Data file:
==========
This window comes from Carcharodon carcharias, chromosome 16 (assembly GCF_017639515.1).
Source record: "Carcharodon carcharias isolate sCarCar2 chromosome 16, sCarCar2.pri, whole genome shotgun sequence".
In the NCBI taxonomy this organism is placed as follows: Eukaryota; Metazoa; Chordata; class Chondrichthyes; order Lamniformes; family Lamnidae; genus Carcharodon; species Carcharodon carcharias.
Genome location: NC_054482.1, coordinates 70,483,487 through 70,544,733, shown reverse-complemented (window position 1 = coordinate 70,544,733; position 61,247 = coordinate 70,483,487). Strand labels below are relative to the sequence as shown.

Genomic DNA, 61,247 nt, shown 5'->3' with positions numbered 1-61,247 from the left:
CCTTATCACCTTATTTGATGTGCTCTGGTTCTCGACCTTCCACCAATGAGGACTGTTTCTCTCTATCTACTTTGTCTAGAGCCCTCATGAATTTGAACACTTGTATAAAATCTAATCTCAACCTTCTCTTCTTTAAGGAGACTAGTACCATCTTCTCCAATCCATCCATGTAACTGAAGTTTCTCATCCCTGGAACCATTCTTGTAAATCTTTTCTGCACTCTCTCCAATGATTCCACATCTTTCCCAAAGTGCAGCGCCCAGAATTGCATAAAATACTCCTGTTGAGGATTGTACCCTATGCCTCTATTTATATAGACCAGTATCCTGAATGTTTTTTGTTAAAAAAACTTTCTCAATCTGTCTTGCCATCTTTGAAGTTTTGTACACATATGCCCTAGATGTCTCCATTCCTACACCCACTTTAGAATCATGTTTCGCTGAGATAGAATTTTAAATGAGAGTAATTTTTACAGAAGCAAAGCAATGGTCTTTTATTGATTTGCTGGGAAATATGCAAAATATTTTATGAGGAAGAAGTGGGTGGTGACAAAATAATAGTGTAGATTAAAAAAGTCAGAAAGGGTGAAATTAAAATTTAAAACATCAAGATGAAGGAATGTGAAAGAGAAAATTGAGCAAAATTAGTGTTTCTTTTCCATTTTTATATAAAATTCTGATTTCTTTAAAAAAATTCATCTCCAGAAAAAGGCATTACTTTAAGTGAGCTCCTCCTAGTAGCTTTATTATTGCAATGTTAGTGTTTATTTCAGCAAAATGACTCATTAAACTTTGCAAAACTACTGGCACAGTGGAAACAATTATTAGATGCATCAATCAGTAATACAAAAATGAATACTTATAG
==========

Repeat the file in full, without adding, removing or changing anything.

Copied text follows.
This window comes from Carcharodon carcharias, chromosome 16 (assembly GCF_017639515.1).
Source record: "Carcharodon carcharias isolate sCarCar2 chromosome 16, sCarCar2.pri, whole genome shotgun sequence".
In the NCBI taxonomy this organism is placed as follows: Eukaryota; Metazoa; Chordata; class Chondrichthyes; order Lamniformes; family Lamnidae; genus Carcharodon; species Carcharodon carcharias.
Genome location: NC_054482.1, coordinates 70,483,487 through 70,544,733, shown reverse-complemented (window position 1 = coordinate 70,544,733; position 61,247 = coordinate 70,483,487). Strand labels below are relative to the sequence as shown.

Genomic DNA, 61,247 nt, shown 5'->3' with positions numbered 1-61,247 from the left:
CCTTATCACCTTATTTGATGTGCTCTGGTTCTCGACCTTCCACCAATGAGGACTGTTTCTCTCTATCTACTTTGTCTAGAGCCCTCATGAATTTGAACACTTGTATAAAATCTAATCTCAACCTTCTCTTCTTTAAGGAGACTAGTACCATCTTCTCCAATCCATCCATGTAACTGAAGTTTCTCATCCCTGGAACCATTCTTGTAAATCTTTTCTGCACTCTCTCCAATGATTCCACATCTTTCCCAAAGTGCAGCGCCCAGAATTGCATAAAATACTCCTGTTGAGGATTGTACCCTATGCCTCTATTTATATAGACCAGTATCCTGAATGTTTTTTGTTAAAAAAACTTTCTCAATCTGTCTTGCCATCTTTGAAGTTTTGTACACATATGCCCTAGATGTCTCCATTCCTACACCCACTTTAGAATCATGTTTCGCTGAGATAGAATTTTAAATGAGAGTAATTTTTACAGAAGCAAAGCAATGGTCTTTTATTGATTTGCTGGGAAATATGCAAAATATTTTATGAGGAAGAAGTGGGTGGTGACAAAATAATAGTGTAGATTAAAAAAGTCAGAAAGGGTGAAATTAAAATTTAAAACATCAAGATGAAGGAATGTGAAAGAGAAAATTGAGCAAAATTAGTGTTTCTTTTCCATTTTTATATAAAATTCTGATTTCTTTAAAAAAATTCATCTCCAGAAAAAGGCATTACTTTAAGTGAGCTCCTCCTAGTAGCTTTATTATTGCAATGTTAGTGTTTATTTCAGCAAAATGACTCATTAAACTTTGCAAAACTACTGGCACAGTGGAAACAATTATTAGATGCATCAATCAGTAATACAAAAATGAATACTTATAG